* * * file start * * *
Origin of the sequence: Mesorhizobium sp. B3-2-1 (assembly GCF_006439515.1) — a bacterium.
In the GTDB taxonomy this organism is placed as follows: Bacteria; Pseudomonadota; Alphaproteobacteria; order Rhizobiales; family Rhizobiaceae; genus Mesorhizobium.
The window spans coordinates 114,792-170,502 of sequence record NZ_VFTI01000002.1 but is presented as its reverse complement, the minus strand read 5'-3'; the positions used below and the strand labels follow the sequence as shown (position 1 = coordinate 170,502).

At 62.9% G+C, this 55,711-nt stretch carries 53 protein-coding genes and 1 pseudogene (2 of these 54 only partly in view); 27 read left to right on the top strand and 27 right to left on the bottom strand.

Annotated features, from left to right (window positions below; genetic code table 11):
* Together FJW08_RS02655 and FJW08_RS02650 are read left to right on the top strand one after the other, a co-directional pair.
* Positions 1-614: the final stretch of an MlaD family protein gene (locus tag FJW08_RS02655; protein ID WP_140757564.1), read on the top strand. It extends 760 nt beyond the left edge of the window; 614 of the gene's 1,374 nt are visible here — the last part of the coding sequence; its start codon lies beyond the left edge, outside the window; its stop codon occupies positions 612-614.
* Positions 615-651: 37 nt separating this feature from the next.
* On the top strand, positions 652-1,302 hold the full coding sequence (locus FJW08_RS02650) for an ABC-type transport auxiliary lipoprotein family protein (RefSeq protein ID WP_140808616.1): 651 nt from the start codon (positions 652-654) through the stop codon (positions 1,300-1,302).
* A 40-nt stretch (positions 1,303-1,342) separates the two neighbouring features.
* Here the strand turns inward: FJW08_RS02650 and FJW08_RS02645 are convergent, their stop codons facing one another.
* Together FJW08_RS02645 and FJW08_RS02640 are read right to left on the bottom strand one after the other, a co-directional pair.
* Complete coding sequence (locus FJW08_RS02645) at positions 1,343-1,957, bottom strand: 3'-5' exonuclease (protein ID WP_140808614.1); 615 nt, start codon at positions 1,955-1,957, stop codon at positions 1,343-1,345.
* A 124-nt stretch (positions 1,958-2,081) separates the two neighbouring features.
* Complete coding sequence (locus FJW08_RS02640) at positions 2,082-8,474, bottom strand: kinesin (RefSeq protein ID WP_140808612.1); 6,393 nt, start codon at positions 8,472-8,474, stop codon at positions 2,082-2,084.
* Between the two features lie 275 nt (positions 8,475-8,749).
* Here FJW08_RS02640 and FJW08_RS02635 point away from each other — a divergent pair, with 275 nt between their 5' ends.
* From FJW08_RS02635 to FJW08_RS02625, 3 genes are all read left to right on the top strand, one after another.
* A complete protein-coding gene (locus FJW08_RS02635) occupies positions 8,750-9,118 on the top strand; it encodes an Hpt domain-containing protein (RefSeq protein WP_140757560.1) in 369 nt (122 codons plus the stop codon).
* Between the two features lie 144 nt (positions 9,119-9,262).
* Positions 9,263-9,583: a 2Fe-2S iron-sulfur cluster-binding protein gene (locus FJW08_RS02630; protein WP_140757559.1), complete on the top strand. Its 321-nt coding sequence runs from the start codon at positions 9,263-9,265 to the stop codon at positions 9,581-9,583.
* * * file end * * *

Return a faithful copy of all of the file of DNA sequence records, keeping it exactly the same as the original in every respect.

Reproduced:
Origin of the sequence: Mesorhizobium sp. B3-2-1 (assembly GCF_006439515.1) — a bacterium.
In the GTDB taxonomy this organism is placed as follows: Bacteria; Pseudomonadota; Alphaproteobacteria; order Rhizobiales; family Rhizobiaceae; genus Mesorhizobium.
The window spans coordinates 114,792-170,502 of sequence record NZ_VFTI01000002.1 but is presented as its reverse complement, the minus strand read 5'-3'; the positions used below and the strand labels follow the sequence as shown (position 1 = coordinate 170,502).

At 62.9% G+C, this 55,711-nt stretch carries 53 protein-coding genes and 1 pseudogene (2 of these 54 only partly in view); 27 read left to right on the top strand and 27 right to left on the bottom strand.

Annotated features, from left to right (window positions below; genetic code table 11):
* Together FJW08_RS02655 and FJW08_RS02650 are read left to right on the top strand one after the other, a co-directional pair.
* Positions 1-614: the final stretch of an MlaD family protein gene (locus tag FJW08_RS02655; protein ID WP_140757564.1), read on the top strand. It extends 760 nt beyond the left edge of the window; 614 of the gene's 1,374 nt are visible here — the last part of the coding sequence; its start codon lies beyond the left edge, outside the window; its stop codon occupies positions 612-614.
* Positions 615-651: 37 nt separating this feature from the next.
* On the top strand, positions 652-1,302 hold the full coding sequence (locus FJW08_RS02650) for an ABC-type transport auxiliary lipoprotein family protein (RefSeq protein ID WP_140808616.1): 651 nt from the start codon (positions 652-654) through the stop codon (positions 1,300-1,302).
* A 40-nt stretch (positions 1,303-1,342) separates the two neighbouring features.
* Here the strand turns inward: FJW08_RS02650 and FJW08_RS02645 are convergent, their stop codons facing one another.
* Together FJW08_RS02645 and FJW08_RS02640 are read right to left on the bottom strand one after the other, a co-directional pair.
* Complete coding sequence (locus FJW08_RS02645) at positions 1,343-1,957, bottom strand: 3'-5' exonuclease (protein ID WP_140808614.1); 615 nt, start codon at positions 1,955-1,957, stop codon at positions 1,343-1,345.
* A 124-nt stretch (positions 1,958-2,081) separates the two neighbouring features.
* Complete coding sequence (locus FJW08_RS02640) at positions 2,082-8,474, bottom strand: kinesin (RefSeq protein ID WP_140808612.1); 6,393 nt, start codon at positions 8,472-8,474, stop codon at positions 2,082-2,084.
* Between the two features lie 275 nt (positions 8,475-8,749).
* Here FJW08_RS02640 and FJW08_RS02635 point away from each other — a divergent pair, with 275 nt between their 5' ends.
* From FJW08_RS02635 to FJW08_RS02625, 3 genes are all read left to right on the top strand, one after another.
* A complete protein-coding gene (locus FJW08_RS02635) occupies positions 8,750-9,118 on the top strand; it encodes an Hpt domain-containing protein (RefSeq protein WP_140757560.1) in 369 nt (122 codons plus the stop codon).
* Between the two features lie 144 nt (positions 9,119-9,262).
* Positions 9,263-9,583: a 2Fe-2S iron-sulfur cluster-binding protein gene (locus FJW08_RS02630; protein WP_140757559.1), complete on the top strand. Its 321-nt coding sequence runs from the start codon at positions 9,263-9,265 to the stop codon at positions 9,581-9,583.